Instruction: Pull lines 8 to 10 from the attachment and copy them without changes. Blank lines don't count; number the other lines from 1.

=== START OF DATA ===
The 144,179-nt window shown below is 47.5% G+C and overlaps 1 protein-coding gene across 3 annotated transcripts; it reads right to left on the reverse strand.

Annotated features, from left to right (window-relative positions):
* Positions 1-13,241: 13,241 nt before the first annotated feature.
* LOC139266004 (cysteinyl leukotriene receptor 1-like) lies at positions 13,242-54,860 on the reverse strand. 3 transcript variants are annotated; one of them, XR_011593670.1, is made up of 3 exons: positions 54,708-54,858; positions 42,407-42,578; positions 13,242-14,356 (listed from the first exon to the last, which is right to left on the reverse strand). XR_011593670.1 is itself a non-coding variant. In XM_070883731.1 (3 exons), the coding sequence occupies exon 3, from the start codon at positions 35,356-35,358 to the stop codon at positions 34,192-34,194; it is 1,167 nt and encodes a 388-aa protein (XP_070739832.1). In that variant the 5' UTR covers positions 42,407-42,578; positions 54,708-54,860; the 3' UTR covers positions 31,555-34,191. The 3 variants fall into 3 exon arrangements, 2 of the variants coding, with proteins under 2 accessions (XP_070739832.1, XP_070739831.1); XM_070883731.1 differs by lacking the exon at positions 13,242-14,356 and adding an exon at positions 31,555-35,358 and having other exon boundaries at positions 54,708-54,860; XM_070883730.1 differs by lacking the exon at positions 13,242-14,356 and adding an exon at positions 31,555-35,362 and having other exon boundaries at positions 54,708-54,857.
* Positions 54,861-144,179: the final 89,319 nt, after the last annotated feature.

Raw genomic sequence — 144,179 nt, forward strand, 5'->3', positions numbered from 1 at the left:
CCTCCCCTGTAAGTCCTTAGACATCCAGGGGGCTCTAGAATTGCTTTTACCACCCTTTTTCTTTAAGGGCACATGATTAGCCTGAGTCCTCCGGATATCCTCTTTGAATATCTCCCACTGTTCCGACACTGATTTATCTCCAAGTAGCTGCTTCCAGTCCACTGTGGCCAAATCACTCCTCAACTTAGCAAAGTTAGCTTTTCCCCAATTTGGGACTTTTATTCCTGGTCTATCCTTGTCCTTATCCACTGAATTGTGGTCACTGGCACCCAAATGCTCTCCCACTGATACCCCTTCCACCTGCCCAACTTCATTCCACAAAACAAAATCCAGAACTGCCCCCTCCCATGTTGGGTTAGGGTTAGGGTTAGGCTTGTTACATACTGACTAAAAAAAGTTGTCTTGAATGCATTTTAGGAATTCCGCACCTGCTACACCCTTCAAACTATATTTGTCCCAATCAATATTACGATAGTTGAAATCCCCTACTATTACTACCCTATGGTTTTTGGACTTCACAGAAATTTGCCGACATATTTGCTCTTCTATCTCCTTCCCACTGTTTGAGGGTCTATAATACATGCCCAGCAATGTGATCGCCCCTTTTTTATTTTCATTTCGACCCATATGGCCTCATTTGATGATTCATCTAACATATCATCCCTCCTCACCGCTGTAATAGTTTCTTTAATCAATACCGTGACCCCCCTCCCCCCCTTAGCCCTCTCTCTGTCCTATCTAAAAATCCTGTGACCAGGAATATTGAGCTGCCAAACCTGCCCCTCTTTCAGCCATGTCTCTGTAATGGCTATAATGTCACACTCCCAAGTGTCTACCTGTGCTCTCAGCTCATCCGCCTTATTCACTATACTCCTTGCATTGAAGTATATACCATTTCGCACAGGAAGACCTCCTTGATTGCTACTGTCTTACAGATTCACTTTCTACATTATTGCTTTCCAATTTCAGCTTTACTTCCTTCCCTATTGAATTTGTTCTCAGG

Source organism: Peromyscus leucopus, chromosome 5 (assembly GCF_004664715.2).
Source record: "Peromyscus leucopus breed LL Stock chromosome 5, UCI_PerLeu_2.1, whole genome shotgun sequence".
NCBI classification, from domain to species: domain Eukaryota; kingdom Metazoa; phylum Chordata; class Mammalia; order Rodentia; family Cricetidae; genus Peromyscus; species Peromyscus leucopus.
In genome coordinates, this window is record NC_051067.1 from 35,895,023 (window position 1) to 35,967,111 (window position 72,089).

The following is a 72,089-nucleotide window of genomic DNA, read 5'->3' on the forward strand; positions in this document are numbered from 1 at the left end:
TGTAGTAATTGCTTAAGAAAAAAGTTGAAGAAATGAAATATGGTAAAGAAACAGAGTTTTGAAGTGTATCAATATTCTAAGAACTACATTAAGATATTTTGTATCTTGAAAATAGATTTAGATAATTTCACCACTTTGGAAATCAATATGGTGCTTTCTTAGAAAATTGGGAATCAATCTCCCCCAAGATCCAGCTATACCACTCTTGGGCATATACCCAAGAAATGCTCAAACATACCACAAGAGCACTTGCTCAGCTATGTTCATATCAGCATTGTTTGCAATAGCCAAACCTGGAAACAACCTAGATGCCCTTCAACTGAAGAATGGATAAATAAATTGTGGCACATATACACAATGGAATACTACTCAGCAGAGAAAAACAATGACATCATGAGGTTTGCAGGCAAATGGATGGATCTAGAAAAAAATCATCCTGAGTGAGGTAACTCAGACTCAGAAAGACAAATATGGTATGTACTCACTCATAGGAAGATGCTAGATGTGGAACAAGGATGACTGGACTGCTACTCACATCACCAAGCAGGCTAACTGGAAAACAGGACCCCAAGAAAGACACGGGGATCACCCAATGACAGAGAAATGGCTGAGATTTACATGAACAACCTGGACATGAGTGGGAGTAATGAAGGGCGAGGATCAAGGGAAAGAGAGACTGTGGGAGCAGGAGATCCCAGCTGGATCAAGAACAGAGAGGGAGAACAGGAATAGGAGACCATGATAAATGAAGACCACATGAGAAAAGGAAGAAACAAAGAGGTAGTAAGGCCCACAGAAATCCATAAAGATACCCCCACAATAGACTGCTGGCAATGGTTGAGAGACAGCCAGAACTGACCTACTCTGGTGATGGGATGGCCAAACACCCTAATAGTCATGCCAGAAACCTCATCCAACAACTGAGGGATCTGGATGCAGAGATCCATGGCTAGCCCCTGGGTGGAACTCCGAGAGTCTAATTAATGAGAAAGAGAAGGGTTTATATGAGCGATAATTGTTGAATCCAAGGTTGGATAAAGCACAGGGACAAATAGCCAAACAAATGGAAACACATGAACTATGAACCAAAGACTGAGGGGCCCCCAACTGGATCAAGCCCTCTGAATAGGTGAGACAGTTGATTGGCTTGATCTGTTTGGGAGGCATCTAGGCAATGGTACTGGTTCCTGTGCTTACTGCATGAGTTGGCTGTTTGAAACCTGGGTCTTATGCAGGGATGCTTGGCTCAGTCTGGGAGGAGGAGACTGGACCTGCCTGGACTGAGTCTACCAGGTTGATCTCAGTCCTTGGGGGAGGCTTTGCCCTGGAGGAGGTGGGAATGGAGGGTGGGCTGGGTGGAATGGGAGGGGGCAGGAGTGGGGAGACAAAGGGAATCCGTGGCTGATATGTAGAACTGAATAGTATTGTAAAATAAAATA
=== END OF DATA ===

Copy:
Source organism: Peromyscus leucopus, chromosome 5 (assembly GCF_004664715.2).
Source record: "Peromyscus leucopus breed LL Stock chromosome 5, UCI_PerLeu_2.1, whole genome shotgun sequence".
NCBI classification, from domain to species: domain Eukaryota; kingdom Metazoa; phylum Chordata; class Mammalia; order Rodentia; family Cricetidae; genus Peromyscus; species Peromyscus leucopus.